I have only vague memories of the 1981-1983 Spider-Man and His Amazing Friends cartoon, which featured the new character of Firestar in place of the Human Torch due to licensing issues. Firestar, whose real name was Angelica Jones, got her first canon appearance in the Marvel Universe in an issue of X-Men a few years later, immediately followed by a four-issue limited series to explain her origin.
My notes on Issue # 1 say "very good, despite DeFalco!" I've always thought of Tom DeFalco as a bog-standard comics writer with mostly forgettable stories and villains, but this story worked really well. We're introduced to thirteen year old Angelica Jones as she starts a new school because she, her father, and her grandmother just moved. Angelica's first day goes well, until she meets a trio of fellow students who could be the inspiration for "Mean Girls." There's some sort of weird ice-block carving competition that Angelica is extremely excited about. Ice is limited (?), and the Mean Girls are so mean that Angelica has a true Carrie moment and starts releasing microwave radiation which damages the ice sculptures. She runs home, terrified at the first release of her powers, and finds that her grandmother has had a heart attack and died! The incidents are completely unrelated, but Angelica and her Dad are so despondent that they're easy prey for Emma Frost, who detected the mutant energies and offers Angelica a place at the Massachusetts Academy. Xavier, monitoring Cerebro, arrives as well, but is minutes too late. Angelica has already signed with Frost.
Issue # 2 fast-forwards four months, as Angelica undergoes training in the secret basement complex underneath Frost's Massachusetts Academy. She has some run-ins with the Hellions, but Frost keeps her mostly away from that established team. Frost gradually puts Angelica through various tests to gauge the extent of her power, while simultaneously subtly training her to fear the X-Men. Frost's ultimate goal is revealed: she wants to craft Angelica into a super-assassin! Meanwhile, Angelica is lonely and sad to be away from her father. She finds solace in long rides on her favourite horse. During a big dance, in which the kids (New Mutants) from Xavier's school are invited to attend as well, Frost manipulates things so that Angelica panics, sets fires to the stables, and kills her beloved horse. It's all a bid to drive Angelica further and further into Frost's grasp by making her afraid to use her powers without further training.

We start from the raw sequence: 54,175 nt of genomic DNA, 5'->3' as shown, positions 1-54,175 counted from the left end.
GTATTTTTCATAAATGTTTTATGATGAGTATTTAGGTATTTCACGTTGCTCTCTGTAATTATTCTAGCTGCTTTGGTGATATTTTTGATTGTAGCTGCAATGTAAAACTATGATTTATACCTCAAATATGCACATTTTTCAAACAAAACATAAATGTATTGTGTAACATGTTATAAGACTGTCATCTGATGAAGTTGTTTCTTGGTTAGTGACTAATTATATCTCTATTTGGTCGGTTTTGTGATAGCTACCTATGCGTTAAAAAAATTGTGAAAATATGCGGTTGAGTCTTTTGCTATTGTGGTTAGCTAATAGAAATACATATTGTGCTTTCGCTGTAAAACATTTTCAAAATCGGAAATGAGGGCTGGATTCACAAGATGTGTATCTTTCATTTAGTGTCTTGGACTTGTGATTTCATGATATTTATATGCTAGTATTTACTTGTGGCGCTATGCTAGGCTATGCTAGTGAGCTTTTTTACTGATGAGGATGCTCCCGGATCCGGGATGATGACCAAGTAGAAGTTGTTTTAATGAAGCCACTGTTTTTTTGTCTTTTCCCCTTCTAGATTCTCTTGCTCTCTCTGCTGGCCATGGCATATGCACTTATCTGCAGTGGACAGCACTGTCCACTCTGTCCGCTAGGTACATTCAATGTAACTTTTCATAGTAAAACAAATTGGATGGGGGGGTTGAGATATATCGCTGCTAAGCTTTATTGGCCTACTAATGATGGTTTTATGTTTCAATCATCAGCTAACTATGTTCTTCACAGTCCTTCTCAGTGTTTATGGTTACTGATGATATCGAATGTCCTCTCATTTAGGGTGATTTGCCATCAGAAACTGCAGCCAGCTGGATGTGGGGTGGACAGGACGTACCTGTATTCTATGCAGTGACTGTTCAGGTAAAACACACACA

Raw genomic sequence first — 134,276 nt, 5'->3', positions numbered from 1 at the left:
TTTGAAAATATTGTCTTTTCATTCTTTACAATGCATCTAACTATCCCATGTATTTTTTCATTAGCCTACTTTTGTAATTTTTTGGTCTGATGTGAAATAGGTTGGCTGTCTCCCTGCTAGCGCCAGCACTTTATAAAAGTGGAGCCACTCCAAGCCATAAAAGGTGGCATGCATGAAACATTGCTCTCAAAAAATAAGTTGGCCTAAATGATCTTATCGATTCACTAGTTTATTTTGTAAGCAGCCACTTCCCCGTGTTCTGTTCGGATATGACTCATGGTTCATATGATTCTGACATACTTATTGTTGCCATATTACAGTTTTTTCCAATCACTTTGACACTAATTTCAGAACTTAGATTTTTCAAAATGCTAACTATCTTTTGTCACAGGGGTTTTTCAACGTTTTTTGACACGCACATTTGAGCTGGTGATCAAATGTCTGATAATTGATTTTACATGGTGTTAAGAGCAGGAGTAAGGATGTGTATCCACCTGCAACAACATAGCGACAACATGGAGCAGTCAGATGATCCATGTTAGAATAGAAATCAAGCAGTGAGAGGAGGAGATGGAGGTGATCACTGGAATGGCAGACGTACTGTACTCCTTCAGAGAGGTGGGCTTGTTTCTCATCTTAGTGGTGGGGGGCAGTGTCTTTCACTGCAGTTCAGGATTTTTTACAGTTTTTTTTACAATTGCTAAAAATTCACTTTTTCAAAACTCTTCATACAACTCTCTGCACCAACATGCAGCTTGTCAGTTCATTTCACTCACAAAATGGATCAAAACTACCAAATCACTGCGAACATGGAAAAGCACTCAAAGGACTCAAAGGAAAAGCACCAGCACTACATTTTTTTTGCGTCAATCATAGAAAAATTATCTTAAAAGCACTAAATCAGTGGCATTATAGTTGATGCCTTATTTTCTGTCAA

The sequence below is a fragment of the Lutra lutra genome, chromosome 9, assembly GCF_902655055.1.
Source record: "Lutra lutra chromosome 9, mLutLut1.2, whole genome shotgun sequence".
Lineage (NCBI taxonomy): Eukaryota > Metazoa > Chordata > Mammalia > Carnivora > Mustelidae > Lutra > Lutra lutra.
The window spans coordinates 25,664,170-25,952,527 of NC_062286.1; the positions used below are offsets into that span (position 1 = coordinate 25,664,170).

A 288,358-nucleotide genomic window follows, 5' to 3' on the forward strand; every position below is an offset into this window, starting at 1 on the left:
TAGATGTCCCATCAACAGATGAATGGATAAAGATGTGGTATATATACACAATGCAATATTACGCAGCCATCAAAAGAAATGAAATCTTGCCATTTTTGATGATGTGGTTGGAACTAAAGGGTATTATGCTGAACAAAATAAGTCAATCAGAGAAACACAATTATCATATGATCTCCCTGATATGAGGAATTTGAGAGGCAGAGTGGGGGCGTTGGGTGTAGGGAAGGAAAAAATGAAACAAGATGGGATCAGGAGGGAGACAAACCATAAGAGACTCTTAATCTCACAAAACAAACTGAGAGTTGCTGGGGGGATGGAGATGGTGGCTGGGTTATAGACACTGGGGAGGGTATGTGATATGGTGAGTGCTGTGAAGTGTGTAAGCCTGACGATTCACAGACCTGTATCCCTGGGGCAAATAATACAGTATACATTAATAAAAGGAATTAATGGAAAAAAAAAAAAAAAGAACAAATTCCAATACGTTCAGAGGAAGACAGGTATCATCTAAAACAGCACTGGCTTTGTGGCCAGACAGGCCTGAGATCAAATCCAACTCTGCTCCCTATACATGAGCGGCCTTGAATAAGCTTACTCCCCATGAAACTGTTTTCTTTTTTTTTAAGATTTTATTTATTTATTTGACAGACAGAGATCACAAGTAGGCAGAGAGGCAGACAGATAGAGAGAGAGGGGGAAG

Issue # 3 jumps forward again; Angelica is now 15. Frost continues training sessions in her version of the Danger Room, but has the robotic enemies that pop up take the form of the X-Men. Moreso, she gifts Angelica with a bracelet that causes fearful hallucinations. One of Frost's guards charged with escorting Angelica and keeping watch over her, Randall Chase, starts to feel very protective of his charge. Later, after a brief visit home doesn't go well because Angelica's dad is fearful of her new powers, Frost stages an attack at the airport to force Angelica to use her mutant powers and lash out. Frost's ultimate plan is revealed: she intends to use Angelica as a weapon to kill the Black Queen!
Issue # 4 is set a year later. Frost stages a purported assassination attempt by the Black Queen, in order to get Angelica to defend her and swear vengeance, which the girl does. Frost and Sebastian Shaw, the Black King, finalize plans for their weapon to attack the Black Queen during a formal dance. Randall Chase, however, figures out that his boss is manipulating Angelica and rushes to tell her the truth. He's caught though (hard to betray a mind-reader!) and Frost tells Angelica that he's been murdered by the Black Queen. In fact, Chase is alive but imprisoned. On the night of the formal, he escapes, though badly wounded, and manages to tell Angelica, before dying, that Frost is her real enemy. Enraged, Angelica attacks Frost and barely refrains from killing her; instead, she destroys the entire complex underneath the Massachusetts Academy and returns home to her father.
"Good stuff, well written!" my notes say. I like the main character, I like the supporting cast, and as an origin story, it works quite well. Frost is a great manipulator and someone you don't want for an enemy, and you could imagine Firestar getting involved with the New Mutants or X-Men for years of good stories. From Wikipedia, it doesn't sound like she really appeared all that often after this, but for once I can honestly say something wasn't Tom DeFalco's fault.